Septuagint
#11
(05-14-2018, 08:26 PM)aquinas138 Wrote: There is also a 4 Maccabees in the Septuagint; it belongs to the group of writings called anagignoskomena ("to be read") in the Greek Orthodox milieu – books used liturgically, but not part of the canon of Scripture. These are 1 and 2 Esdras, the Prayer of Manasseh, Psalm 151, 3 and 4 Maccabees.

Jewish people most assuredly pray for the dead; they probably just don't connect the practice with Maccabees. Maccabees is evidence the Jews prayed for the dead in the days of Judas Maccabeus, but not the reason they do so.

1 and 2 Esdras are what the Vulgate calls 3 and 4 Esdras (since 1 and 2 are already in the Vulgate -- 2 Es is generally called Nehemiah)

4 Esdras is certainly still used, but not considered canonical by Catholics, but the liturgy uses a paraphrase of 4 Esdras 2.34–35 ("requiem aeternitatis dabit vobis, quoniam in proximo est ille, qui in finem saeculi adveniet. Parati estote ad praemia regni, quia lux perpetua lucebit vobis per aeternitatem temporis.") from which we get "Requiem æternam, dona eis, Domine, et lux perpetua luceat eis."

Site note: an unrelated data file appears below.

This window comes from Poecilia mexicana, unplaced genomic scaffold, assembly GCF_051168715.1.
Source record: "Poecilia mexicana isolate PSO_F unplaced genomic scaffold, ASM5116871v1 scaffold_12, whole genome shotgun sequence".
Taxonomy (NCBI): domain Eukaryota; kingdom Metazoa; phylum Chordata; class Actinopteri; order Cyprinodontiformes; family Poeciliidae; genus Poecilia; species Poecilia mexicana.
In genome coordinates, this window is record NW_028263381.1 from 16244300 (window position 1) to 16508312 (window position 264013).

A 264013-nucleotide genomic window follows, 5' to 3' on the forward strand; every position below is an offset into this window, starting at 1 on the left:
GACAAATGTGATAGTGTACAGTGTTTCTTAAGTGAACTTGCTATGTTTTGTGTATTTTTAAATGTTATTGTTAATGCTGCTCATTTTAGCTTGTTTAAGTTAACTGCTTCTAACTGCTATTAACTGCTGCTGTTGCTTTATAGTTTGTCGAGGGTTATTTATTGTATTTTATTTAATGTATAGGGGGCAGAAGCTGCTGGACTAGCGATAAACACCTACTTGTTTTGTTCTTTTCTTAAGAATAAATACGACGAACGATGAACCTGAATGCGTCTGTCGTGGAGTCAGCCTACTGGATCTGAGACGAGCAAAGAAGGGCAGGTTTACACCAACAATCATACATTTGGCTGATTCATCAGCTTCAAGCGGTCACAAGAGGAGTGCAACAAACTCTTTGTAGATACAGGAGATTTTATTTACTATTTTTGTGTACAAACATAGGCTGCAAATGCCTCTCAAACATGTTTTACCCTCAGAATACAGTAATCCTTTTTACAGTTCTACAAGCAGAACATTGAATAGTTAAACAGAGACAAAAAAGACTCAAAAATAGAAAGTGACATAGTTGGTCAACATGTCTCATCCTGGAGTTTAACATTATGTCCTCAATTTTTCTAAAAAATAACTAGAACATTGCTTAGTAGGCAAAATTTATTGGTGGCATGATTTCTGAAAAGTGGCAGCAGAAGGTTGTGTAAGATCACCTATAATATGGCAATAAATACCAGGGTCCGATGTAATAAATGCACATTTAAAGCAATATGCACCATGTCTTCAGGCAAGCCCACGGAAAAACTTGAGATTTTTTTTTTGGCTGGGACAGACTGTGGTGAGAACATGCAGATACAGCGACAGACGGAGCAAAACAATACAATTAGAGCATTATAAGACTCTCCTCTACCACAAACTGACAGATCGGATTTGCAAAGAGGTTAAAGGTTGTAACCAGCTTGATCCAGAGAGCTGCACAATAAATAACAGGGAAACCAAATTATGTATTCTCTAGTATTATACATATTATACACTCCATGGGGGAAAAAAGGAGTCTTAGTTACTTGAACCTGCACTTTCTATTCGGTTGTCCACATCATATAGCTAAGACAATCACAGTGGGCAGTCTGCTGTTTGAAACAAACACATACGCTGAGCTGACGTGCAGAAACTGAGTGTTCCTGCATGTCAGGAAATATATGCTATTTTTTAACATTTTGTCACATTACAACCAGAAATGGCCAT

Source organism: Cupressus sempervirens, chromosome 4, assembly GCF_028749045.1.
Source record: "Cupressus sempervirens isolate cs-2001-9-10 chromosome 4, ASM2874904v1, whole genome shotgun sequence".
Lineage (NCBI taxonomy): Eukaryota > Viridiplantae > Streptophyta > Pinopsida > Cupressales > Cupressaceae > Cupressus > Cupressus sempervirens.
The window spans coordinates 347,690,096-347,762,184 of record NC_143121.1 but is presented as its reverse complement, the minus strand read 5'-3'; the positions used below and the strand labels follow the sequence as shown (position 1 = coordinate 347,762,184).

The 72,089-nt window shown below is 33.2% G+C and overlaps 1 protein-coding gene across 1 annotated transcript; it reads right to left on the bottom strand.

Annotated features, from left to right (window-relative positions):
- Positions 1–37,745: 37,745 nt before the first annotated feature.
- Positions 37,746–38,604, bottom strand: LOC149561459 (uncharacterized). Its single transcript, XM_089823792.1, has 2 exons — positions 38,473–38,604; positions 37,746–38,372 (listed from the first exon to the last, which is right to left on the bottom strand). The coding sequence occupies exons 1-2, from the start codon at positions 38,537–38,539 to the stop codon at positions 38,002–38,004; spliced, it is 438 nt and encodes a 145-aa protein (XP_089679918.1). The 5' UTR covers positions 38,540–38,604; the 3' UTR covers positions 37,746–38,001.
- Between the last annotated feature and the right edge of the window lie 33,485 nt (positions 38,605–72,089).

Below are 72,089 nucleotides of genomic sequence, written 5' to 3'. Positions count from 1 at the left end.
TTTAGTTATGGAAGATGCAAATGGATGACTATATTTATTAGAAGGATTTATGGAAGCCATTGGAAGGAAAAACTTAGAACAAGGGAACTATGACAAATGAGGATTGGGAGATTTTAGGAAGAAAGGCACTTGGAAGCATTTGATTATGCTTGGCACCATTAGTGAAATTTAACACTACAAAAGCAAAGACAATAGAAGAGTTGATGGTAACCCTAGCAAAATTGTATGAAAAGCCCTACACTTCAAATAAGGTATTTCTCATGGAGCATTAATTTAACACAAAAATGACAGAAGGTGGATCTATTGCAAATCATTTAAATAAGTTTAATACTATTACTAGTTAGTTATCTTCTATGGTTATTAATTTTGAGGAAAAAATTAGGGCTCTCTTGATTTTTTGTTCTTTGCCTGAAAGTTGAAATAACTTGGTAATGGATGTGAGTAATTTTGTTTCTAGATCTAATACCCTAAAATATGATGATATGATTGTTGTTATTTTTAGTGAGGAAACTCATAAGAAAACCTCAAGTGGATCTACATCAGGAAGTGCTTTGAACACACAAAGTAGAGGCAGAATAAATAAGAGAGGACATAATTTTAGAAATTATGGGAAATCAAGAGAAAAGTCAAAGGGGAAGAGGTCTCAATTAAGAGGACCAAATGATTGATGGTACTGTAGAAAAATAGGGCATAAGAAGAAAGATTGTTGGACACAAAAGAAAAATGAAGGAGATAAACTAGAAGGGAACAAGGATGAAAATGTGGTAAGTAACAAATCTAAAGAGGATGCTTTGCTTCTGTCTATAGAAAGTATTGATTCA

The Introit of Pentecost Tuesday is also more-or-less from the next passage (4 Es 2.36–37) : "Accipite jucunditatem gloriae vestrae, alleluia: gratias agentes Deo, alleluia: qui vos ad caelestia regna vocavit, alleluia, alleluia, alleluia."
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